When individuals or businesses borrow money from RateSetter's investors they have to pay a small fee this small fee then goes into the provision pool, which may then pay out to the investor if there is a borrower default.
RateSetter has gained confidence from its investors by putting the company's own money into the provision fund and put in £150,000 when it was first launched. Earlier this year the peer-to-peer lender added more capital to it, saying that "putting our own money down, aligning our interests with our lenders and binding our success to our credit performance shows our commitment."
Another peer-to-peer lending platform that works on a similar format is LendingWorks, which has a reserve fund which is held within a ring-fenced trust.
The LendingWorks compensation scheme works in a similar fashion to the RateSetter provision fund, where borrowers will pay into it as part of the lending fees. The reserve fund currently stands at £249,943 and is "maintained at a level sufficient to cover the expected rate of missed payments".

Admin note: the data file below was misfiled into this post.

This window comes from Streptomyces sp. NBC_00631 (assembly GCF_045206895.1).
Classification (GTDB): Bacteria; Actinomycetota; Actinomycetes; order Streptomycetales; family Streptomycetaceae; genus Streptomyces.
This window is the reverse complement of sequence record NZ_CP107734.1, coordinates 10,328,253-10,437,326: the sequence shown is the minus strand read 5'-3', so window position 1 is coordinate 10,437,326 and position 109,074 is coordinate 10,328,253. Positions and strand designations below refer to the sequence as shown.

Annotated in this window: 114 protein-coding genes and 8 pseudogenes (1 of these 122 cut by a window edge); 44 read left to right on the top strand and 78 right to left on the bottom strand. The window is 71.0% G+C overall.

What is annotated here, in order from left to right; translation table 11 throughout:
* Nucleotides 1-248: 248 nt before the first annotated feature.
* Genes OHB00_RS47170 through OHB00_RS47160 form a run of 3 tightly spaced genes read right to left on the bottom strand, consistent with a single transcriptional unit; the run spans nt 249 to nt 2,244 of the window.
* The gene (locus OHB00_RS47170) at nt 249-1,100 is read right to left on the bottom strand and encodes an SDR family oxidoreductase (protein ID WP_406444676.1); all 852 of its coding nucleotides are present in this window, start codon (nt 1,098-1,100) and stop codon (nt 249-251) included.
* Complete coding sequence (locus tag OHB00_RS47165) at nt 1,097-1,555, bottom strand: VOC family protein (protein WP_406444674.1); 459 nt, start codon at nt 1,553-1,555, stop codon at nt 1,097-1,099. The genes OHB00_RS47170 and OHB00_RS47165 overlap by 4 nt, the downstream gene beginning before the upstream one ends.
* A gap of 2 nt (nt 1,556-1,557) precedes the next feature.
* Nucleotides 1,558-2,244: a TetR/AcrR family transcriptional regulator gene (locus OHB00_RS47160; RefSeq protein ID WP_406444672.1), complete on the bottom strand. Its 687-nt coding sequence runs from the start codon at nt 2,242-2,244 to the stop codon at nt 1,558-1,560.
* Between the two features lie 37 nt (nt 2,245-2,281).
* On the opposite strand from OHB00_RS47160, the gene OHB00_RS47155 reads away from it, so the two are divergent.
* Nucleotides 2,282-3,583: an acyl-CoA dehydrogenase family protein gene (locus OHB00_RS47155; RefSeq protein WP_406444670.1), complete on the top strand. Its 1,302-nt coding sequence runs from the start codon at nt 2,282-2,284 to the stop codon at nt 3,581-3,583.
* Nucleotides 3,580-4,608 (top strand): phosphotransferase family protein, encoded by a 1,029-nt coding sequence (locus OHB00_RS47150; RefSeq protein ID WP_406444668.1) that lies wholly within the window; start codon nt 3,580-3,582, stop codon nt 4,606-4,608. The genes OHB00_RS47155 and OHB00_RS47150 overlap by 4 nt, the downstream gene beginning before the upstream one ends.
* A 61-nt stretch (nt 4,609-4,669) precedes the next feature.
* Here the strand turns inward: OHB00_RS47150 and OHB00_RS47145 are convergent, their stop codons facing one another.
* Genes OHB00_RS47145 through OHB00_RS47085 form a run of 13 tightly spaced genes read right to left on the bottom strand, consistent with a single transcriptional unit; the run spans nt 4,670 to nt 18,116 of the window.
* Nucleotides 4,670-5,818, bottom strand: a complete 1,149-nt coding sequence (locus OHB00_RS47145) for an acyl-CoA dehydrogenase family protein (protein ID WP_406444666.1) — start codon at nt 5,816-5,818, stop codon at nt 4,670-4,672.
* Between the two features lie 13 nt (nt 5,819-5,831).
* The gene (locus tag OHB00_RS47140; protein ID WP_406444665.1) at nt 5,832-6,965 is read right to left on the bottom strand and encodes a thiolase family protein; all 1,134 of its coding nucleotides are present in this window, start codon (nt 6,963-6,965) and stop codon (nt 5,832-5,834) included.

Of the £16,562,627 that was lent via the platform in 2014, Lending Works expects 1.54% to default. The defaults currently stand at 0%. With the reserve fund being held in a trust, any default should be instantly compensated.
The reserve fund is part of a wider safeguard the Lending Works Shield that provides a level of insurance and coverage against cyber-crime.
Assetz Capital's provision fund is a separate UK limited company, Assetz Provision Funding Limited (APFL). According to Assetz, the fund "has been set up to provide a discretionary provision fund linked to specific identified Investment Accounts or loans".
The fund only applies to investors who put their money through the following accounts:
Quick Access Account
Great British Business Account
Green Energy Income Account
The money will not be paid out automatically to investors. Instead the APFL, as long as funds are available, pays out under all reasonable circumstances where there is a genuine credit loss or missed/delayed payment towards any Assetz Investment Account covered by the provision fund.The provision fund money is principally made up from Assetz Capital, part of the interest paid by the borrower and part of any loan arrangement fees charge by the platform. There are two other permitted sources of income for the fund: